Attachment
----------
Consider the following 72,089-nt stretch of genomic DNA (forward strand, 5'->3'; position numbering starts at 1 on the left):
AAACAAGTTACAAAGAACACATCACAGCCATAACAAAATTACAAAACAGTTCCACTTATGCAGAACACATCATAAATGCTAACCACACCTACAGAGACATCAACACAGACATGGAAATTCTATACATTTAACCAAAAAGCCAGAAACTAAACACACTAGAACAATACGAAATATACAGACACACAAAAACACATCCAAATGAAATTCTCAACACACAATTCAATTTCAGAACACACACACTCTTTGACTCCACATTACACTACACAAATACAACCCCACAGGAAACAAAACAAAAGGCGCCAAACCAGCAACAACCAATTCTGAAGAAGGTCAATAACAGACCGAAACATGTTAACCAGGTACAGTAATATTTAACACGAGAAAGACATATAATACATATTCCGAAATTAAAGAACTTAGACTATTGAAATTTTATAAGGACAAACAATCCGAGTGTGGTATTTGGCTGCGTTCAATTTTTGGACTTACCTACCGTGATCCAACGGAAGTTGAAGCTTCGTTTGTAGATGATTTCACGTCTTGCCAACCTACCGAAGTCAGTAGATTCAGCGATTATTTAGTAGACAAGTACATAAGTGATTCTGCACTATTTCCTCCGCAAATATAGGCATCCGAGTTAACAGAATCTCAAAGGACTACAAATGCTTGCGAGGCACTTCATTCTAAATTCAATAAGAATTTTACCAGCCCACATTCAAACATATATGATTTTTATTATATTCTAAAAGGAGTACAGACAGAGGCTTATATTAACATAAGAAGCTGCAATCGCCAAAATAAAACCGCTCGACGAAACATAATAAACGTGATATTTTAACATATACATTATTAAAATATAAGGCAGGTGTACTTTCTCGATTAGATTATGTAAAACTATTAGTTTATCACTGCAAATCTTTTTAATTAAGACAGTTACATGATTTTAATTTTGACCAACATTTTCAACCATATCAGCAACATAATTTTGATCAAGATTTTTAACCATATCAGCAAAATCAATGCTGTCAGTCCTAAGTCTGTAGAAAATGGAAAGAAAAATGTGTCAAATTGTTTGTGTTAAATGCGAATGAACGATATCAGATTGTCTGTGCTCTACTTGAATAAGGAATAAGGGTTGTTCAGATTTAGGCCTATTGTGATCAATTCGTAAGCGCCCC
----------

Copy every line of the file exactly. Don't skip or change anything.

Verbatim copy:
Consider the following 72,089-nt stretch of genomic DNA (forward strand, 5'->3'; position numbering starts at 1 on the left):
AAACAAGTTACAAAGAACACATCACAGCCATAACAAAATTACAAAACAGTTCCACTTATGCAGAACACATCATAAATGCTAACCACACCTACAGAGACATCAACACAGACATGGAAATTCTATACATTTAACCAAAAAGCCAGAAACTAAACACACTAGAACAATACGAAATATACAGACACACAAAAACACATCCAAATGAAATTCTCAACACACAATTCAATTTCAGAACACACACACTCTTTGACTCCACATTACACTACACAAATACAACCCCACAGGAAACAAAACAAAAGGCGCCAAACCAGCAACAACCAATTCTGAAGAAGGTCAATAACAGACCGAAACATGTTAACCAGGTACAGTAATATTTAACACGAGAAAGACATATAATACATATTCCGAAATTAAAGAACTTAGACTATTGAAATTTTATAAGGACAAACAATCCGAGTGTGGTATTTGGCTGCGTTCAATTTTTGGACTTACCTACCGTGATCCAACGGAAGTTGAAGCTTCGTTTGTAGATGATTTCACGTCTTGCCAACCTACCGAAGTCAGTAGATTCAGCGATTATTTAGTAGACAAGTACATAAGTGATTCTGCACTATTTCCTCCGCAAATATAGGCATCCGAGTTAACAGAATCTCAAAGGACTACAAATGCTTGCGAGGCACTTCATTCTAAATTCAATAAGAATTTTACCAGCCCACATTCAAACATATATGATTTTTATTATATTCTAAAAGGAGTACAGACAGAGGCTTATATTAACATAAGAAGCTGCAATCGCCAAAATAAAACCGCTCGACGAAACATAATAAACGTGATATTTTAACATATACATTATTAAAATATAAGGCAGGTGTACTTTCTCGATTAGATTATGTAAAACTATTAGTTTATCACTGCAAATCTTTTTAATTAAGACAGTTACATGATTTTAATTTTGACCAACATTTTCAACCATATCAGCAACATAATTTTGATCAAGATTTTTAACCATATCAGCAAAATCAATGCTGTCAGTCCTAAGTCTGTAGAAAATGGAAAGAAAAATGTGTCAAATTGTTTGTGTTAAATGCGAATGAACGATATCAGATTGTCTGTGCTCTACTTGAATAAGGAATAAGGGTTGTTCAGATTTAGGCCTATTGTGATCAATTCGTAAGCGCCCC